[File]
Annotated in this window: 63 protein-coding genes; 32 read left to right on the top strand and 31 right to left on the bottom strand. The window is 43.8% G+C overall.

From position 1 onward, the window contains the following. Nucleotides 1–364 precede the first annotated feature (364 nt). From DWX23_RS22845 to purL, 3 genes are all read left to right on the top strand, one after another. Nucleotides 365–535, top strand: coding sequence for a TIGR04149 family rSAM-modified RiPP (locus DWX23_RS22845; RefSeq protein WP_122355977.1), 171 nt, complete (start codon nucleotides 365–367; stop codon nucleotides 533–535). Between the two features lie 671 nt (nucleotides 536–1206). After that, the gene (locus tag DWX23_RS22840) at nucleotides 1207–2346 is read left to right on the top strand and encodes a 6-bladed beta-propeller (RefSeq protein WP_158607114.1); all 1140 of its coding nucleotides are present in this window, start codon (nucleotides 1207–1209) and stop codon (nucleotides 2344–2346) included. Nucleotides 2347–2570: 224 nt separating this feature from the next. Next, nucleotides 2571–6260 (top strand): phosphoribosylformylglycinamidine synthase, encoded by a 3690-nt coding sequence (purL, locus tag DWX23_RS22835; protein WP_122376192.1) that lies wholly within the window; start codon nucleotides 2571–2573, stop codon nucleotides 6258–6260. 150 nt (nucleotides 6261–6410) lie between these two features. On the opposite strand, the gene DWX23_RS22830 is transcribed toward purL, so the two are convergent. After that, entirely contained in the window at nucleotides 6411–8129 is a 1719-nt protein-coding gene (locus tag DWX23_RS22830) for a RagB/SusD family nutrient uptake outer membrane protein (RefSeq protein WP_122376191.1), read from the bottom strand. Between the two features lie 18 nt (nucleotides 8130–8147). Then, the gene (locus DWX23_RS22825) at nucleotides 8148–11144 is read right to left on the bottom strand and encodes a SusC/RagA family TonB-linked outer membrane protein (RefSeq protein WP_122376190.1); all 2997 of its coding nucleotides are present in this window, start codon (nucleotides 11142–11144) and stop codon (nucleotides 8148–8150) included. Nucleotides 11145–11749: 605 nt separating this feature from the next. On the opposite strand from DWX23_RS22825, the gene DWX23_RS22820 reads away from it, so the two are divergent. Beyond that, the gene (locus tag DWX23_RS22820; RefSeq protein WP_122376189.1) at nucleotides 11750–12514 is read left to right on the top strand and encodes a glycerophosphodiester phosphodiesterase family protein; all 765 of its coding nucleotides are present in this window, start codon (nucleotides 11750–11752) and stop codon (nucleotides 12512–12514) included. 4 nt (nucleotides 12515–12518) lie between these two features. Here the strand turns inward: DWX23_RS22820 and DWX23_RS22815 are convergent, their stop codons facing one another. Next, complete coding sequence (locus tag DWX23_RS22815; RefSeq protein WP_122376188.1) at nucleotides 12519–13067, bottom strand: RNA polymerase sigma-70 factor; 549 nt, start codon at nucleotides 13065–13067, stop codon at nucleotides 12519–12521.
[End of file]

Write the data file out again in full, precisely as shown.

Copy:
Annotated in this window: 63 protein-coding genes; 32 read left to right on the top strand and 31 right to left on the bottom strand. The window is 43.8% G+C overall.

From position 1 onward, the window contains the following. Nucleotides 1–364 precede the first annotated feature (364 nt). From DWX23_RS22845 to purL, 3 genes are all read left to right on the top strand, one after another. Nucleotides 365–535, top strand: coding sequence for a TIGR04149 family rSAM-modified RiPP (locus DWX23_RS22845; RefSeq protein WP_122355977.1), 171 nt, complete (start codon nucleotides 365–367; stop codon nucleotides 533–535). Between the two features lie 671 nt (nucleotides 536–1206). After that, the gene (locus tag DWX23_RS22840) at nucleotides 1207–2346 is read left to right on the top strand and encodes a 6-bladed beta-propeller (RefSeq protein WP_158607114.1); all 1140 of its coding nucleotides are present in this window, start codon (nucleotides 1207–1209) and stop codon (nucleotides 2344–2346) included. Nucleotides 2347–2570: 224 nt separating this feature from the next. Next, nucleotides 2571–6260 (top strand): phosphoribosylformylglycinamidine synthase, encoded by a 3690-nt coding sequence (purL, locus tag DWX23_RS22835; protein WP_122376192.1) that lies wholly within the window; start codon nucleotides 2571–2573, stop codon nucleotides 6258–6260. 150 nt (nucleotides 6261–6410) lie between these two features. On the opposite strand, the gene DWX23_RS22830 is transcribed toward purL, so the two are convergent. After that, entirely contained in the window at nucleotides 6411–8129 is a 1719-nt protein-coding gene (locus tag DWX23_RS22830) for a RagB/SusD family nutrient uptake outer membrane protein (RefSeq protein WP_122376191.1), read from the bottom strand. Between the two features lie 18 nt (nucleotides 8130–8147). Then, the gene (locus DWX23_RS22825) at nucleotides 8148–11144 is read right to left on the bottom strand and encodes a SusC/RagA family TonB-linked outer membrane protein (RefSeq protein WP_122376190.1); all 2997 of its coding nucleotides are present in this window, start codon (nucleotides 11142–11144) and stop codon (nucleotides 8148–8150) included. Nucleotides 11145–11749: 605 nt separating this feature from the next. On the opposite strand from DWX23_RS22825, the gene DWX23_RS22820 reads away from it, so the two are divergent. Beyond that, the gene (locus tag DWX23_RS22820; RefSeq protein WP_122376189.1) at nucleotides 11750–12514 is read left to right on the top strand and encodes a glycerophosphodiester phosphodiesterase family protein; all 765 of its coding nucleotides are present in this window, start codon (nucleotides 11750–11752) and stop codon (nucleotides 12512–12514) included. 4 nt (nucleotides 12515–12518) lie between these two features. Here the strand turns inward: DWX23_RS22820 and DWX23_RS22815 are convergent, their stop codons facing one another. Next, complete coding sequence (locus tag DWX23_RS22815; RefSeq protein WP_122376188.1) at nucleotides 12519–13067, bottom strand: RNA polymerase sigma-70 factor; 549 nt, start codon at nucleotides 13065–13067, stop codon at nucleotides 12519–12521.